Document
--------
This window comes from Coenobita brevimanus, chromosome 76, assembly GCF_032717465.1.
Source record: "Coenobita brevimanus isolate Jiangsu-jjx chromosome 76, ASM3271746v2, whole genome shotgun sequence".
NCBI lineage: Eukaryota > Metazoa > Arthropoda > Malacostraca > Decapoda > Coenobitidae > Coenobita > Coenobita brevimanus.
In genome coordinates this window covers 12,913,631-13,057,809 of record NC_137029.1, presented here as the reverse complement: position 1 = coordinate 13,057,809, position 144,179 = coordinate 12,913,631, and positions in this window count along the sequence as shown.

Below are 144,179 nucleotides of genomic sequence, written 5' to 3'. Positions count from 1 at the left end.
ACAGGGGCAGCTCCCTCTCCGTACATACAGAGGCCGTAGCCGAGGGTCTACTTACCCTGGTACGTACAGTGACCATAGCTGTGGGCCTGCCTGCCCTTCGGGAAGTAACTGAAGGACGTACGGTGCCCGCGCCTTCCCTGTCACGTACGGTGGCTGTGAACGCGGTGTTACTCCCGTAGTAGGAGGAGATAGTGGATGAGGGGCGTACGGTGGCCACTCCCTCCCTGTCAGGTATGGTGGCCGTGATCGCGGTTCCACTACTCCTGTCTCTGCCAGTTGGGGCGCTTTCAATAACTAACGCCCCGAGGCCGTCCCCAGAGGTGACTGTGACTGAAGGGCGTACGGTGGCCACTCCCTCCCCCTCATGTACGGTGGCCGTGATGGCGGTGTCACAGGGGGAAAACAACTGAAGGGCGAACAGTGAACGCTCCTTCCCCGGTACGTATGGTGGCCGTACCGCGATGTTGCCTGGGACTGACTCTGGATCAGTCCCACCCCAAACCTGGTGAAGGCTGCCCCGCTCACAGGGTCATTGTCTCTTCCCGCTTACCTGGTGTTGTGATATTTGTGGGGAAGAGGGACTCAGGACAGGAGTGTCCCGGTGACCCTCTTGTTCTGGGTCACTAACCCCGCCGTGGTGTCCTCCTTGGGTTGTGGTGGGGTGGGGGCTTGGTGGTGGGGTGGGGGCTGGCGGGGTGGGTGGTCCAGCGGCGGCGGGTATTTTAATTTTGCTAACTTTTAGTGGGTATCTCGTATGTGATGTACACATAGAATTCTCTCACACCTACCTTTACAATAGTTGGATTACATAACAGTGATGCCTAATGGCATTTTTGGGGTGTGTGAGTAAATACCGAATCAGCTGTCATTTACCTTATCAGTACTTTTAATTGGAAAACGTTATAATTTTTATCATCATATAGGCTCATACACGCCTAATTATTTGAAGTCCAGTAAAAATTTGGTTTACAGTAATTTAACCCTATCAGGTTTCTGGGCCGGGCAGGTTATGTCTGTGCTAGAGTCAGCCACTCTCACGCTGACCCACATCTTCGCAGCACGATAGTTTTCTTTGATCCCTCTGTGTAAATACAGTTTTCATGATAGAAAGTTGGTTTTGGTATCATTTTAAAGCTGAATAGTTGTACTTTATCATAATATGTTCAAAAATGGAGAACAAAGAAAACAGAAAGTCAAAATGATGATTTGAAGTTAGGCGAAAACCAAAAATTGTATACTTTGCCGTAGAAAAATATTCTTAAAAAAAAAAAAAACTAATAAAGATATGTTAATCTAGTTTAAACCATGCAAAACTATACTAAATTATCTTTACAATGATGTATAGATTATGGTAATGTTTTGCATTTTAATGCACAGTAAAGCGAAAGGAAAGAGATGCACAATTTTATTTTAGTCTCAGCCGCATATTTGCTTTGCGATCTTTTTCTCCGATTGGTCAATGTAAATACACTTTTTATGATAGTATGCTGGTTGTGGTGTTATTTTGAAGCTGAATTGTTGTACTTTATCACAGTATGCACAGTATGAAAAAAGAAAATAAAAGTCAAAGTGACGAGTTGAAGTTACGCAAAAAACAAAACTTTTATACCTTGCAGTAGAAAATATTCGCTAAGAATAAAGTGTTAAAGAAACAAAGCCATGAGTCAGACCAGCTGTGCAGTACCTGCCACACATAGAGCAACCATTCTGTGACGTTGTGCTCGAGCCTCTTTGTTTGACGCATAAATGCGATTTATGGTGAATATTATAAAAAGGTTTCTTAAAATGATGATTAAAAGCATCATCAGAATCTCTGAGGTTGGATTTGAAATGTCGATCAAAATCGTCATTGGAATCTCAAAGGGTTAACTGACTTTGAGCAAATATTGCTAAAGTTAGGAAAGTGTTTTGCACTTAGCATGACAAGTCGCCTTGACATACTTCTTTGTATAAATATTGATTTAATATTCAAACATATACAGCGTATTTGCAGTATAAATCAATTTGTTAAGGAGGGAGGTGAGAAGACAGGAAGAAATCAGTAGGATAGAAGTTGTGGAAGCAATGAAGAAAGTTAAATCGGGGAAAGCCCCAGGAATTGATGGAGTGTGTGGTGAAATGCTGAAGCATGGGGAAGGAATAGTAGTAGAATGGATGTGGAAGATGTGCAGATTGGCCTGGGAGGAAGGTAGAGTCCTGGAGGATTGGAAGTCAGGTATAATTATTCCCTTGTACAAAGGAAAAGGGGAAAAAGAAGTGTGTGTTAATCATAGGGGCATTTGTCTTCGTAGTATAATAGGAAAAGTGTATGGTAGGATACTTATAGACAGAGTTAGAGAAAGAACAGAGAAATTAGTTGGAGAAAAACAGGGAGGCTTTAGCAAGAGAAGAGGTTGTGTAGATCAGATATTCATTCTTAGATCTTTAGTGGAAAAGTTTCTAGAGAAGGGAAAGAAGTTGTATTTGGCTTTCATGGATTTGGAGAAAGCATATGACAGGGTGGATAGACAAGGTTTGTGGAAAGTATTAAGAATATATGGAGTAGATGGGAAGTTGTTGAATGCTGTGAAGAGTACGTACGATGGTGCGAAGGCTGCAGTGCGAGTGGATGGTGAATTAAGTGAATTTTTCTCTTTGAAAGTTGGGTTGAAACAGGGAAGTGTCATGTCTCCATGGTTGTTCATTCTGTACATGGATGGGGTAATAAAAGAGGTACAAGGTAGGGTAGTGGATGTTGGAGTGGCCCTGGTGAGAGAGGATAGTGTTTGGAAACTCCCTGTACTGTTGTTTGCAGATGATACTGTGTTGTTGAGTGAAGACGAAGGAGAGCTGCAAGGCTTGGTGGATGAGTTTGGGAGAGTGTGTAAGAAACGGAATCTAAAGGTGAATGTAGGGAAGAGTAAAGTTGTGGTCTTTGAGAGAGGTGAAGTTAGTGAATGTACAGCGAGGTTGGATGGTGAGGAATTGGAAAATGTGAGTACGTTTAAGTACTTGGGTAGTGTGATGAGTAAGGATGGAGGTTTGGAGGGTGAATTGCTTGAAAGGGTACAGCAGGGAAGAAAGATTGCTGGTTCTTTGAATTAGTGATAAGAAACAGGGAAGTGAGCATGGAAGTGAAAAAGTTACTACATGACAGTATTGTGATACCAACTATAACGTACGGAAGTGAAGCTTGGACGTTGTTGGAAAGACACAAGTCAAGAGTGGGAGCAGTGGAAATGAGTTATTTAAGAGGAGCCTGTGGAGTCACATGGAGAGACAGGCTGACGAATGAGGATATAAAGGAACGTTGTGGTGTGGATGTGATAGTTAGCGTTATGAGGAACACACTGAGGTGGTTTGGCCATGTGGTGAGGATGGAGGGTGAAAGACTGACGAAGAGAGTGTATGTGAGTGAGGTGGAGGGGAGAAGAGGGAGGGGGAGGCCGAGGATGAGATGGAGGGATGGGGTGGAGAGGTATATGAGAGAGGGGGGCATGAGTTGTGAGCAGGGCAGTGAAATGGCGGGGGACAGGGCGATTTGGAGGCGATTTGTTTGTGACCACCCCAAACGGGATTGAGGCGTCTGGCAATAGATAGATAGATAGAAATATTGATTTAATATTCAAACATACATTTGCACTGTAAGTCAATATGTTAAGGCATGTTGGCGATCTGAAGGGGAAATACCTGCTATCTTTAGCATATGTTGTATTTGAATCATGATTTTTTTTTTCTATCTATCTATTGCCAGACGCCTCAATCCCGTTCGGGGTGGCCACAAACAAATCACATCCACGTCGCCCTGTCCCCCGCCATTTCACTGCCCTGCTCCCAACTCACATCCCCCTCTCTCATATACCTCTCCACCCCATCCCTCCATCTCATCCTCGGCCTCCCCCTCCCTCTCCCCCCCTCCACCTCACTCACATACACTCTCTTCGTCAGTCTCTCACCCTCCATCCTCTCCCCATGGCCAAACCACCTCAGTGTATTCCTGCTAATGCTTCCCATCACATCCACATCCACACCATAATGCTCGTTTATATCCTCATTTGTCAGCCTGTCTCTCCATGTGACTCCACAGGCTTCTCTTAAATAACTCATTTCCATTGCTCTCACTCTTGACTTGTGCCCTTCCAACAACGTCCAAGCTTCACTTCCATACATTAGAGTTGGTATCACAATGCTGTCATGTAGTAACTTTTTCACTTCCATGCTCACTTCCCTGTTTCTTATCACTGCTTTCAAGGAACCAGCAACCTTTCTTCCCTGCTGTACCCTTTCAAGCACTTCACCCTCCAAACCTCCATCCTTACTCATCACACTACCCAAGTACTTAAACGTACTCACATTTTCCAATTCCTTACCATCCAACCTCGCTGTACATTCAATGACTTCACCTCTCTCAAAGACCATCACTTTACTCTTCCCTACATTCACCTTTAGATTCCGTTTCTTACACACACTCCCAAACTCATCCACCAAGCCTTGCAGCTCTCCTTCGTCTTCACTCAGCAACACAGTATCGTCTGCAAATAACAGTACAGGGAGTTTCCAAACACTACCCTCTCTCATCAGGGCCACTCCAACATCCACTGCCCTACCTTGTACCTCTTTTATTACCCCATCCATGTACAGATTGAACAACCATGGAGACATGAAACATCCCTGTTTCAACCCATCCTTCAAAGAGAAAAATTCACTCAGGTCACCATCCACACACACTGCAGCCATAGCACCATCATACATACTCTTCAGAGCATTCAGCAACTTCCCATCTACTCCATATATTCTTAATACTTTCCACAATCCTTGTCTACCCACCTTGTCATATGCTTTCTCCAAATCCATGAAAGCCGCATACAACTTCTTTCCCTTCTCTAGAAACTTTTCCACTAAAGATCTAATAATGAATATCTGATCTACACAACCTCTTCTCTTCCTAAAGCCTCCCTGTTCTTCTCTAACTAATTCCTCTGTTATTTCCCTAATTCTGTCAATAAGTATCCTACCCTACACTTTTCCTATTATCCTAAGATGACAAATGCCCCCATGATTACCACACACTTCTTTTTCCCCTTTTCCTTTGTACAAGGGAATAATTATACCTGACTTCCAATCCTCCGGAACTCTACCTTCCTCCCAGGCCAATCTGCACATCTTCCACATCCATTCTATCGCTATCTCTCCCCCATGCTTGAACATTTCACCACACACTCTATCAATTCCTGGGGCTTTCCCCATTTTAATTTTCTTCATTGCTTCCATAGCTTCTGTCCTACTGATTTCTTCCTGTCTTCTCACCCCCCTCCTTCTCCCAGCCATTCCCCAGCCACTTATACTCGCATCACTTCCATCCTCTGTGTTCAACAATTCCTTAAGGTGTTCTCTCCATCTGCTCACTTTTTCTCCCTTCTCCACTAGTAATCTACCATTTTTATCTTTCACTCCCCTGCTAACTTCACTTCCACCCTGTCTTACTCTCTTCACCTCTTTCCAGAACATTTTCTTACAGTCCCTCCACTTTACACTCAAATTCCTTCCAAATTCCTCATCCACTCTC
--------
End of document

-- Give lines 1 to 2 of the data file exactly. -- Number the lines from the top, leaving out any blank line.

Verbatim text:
This window comes from Coenobita brevimanus, chromosome 76, assembly GCF_032717465.1.
Source record: "Coenobita brevimanus isolate Jiangsu-jjx chromosome 76, ASM3271746v2, whole genome shotgun sequence".